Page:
# Week 2 Quiz

Topics: Logic, Deductive reasoning, Reasoning Pages: 2 (469 words) Published: November 8, 2014
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Question :
In logic, arguments are never described as

true.

valid.

inductive.

sound.

Instructor Explanation:
The answer can be found in Chapter Three of An Introduction to Logic.

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Question 2.
Question :
Human reasoning tends to use a mixture of both

oil and vinegar.

induction and deduction.

induction and reduction.

reduction and deduction.

Instructor Explanation:
The answer can be found in Chapter Three of An Introduction to Logic.

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Question 3.
Question :
"When I once visited Texas, it was hot. So the next time I visit Texas, it will be hot" is an example of a

sound inductive argument.

valid inductive argument.

sound deductive argument.

weak inductive argument.

Instructor Explanation:
The answer can be found in Chapter Three of An Introduction to Logic.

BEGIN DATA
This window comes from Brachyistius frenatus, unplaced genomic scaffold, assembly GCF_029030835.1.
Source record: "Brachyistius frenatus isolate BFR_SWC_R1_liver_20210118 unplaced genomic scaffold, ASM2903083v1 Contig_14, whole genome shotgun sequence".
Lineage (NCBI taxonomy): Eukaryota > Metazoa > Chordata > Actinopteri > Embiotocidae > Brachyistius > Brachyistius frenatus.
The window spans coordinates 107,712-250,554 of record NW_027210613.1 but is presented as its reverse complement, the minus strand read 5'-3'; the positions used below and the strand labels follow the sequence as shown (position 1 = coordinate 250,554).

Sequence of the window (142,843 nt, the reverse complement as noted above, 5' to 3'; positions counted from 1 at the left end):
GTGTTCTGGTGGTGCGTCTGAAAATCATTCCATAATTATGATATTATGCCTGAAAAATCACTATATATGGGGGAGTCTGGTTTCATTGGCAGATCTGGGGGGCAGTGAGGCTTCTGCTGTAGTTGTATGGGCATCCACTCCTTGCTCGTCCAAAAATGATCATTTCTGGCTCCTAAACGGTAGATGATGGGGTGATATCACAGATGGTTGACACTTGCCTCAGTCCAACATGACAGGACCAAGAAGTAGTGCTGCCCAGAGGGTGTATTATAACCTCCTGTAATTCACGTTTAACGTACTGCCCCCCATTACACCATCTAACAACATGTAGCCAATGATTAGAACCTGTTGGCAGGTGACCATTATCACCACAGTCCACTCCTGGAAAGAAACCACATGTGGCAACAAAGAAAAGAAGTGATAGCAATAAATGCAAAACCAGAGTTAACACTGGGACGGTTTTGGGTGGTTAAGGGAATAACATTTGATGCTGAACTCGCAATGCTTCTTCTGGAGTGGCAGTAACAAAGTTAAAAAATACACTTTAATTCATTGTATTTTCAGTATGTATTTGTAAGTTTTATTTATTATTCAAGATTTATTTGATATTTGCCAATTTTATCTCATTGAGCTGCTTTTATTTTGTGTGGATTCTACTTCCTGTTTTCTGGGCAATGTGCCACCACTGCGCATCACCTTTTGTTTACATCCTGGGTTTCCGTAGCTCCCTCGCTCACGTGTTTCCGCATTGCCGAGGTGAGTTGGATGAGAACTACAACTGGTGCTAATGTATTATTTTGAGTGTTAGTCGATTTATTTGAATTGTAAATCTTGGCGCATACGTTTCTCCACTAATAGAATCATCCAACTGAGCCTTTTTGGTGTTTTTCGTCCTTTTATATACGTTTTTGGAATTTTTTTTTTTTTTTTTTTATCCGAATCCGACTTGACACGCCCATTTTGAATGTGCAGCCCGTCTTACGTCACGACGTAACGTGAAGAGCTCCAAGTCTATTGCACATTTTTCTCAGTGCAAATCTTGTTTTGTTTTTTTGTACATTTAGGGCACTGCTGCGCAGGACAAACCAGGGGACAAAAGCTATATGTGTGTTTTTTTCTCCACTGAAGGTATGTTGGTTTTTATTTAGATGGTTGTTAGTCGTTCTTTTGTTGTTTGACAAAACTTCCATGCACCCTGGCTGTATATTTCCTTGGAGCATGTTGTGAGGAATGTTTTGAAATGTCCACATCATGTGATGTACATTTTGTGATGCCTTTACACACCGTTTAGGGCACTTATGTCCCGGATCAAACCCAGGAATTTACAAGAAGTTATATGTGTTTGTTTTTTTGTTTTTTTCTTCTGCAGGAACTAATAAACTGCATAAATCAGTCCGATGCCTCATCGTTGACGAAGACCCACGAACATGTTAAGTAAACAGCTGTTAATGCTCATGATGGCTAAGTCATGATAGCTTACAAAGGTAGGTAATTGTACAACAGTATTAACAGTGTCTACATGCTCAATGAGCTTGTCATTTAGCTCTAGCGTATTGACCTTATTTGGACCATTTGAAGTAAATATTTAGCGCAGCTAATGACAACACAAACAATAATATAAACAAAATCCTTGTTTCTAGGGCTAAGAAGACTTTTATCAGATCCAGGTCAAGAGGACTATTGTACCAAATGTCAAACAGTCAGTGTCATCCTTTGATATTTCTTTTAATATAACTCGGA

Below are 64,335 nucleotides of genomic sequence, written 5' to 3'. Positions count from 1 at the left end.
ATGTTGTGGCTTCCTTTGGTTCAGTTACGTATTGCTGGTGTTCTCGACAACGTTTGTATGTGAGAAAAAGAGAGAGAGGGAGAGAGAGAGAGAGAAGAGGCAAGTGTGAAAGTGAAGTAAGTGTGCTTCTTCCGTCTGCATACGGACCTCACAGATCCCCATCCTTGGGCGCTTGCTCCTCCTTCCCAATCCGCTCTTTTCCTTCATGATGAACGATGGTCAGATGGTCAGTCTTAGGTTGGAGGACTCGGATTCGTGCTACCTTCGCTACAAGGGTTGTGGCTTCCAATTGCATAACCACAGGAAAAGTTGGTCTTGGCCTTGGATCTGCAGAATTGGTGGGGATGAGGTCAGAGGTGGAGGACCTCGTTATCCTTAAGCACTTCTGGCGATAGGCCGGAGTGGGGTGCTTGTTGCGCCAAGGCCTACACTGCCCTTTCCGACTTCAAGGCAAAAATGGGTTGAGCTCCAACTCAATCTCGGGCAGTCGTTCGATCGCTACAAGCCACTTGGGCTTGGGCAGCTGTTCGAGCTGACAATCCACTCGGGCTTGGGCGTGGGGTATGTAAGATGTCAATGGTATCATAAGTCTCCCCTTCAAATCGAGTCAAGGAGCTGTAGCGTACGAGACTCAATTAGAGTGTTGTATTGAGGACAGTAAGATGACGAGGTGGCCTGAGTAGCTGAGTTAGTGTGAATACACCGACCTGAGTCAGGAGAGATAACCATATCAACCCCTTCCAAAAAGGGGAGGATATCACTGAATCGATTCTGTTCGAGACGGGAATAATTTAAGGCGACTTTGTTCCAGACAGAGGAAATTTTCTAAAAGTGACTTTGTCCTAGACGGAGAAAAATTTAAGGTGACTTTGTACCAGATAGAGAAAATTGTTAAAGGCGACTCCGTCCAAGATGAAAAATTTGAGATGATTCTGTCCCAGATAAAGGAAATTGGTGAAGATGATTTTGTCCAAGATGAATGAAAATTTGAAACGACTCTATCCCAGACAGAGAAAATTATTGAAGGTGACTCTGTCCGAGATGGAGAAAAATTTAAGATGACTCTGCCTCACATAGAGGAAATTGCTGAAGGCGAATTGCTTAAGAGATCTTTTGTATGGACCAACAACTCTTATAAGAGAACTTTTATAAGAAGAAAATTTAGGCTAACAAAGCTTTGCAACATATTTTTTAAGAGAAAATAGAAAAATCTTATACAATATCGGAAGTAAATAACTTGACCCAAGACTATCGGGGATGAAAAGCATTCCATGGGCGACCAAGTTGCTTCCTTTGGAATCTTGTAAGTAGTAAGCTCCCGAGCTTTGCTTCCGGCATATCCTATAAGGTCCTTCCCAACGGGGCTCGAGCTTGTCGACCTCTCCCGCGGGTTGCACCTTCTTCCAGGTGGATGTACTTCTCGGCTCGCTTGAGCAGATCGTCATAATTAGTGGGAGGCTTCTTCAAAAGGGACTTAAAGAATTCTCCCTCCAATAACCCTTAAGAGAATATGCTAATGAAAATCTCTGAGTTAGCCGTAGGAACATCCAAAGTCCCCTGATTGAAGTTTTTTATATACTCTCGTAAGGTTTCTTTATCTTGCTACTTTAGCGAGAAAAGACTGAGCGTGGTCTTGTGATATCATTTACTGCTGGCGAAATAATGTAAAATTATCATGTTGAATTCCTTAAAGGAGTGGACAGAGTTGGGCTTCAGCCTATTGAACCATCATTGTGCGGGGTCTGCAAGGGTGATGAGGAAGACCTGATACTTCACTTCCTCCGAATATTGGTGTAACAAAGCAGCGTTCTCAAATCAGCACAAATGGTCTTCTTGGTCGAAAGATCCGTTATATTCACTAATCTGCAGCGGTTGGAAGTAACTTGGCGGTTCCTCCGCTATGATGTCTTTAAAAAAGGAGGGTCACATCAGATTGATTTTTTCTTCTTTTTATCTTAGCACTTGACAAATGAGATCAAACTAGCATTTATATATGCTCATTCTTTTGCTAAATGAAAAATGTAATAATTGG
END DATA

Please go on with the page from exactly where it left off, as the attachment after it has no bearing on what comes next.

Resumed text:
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Question 4.
Question :
A valid argument is one that, if its premises are accepted as true, has

a false conclusion.

a vague conclusion.

a pointless conclusion.

a true conclusion.

Instructor Explanation:
The answer can be found in Chapter Three of An Introduction to Logic.

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Question 5.
Question :
Deductive arguments should never be characterized as

true.

inferences.

valid.

sound.

Instructor Explanation:
The answer can be found in Chapter Three of An Introduction to Logic.

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Question 6.
Question :
Inductive arguments should never be characterized as

weak.

very weak.

valid.

strong.

Instructor Explanation: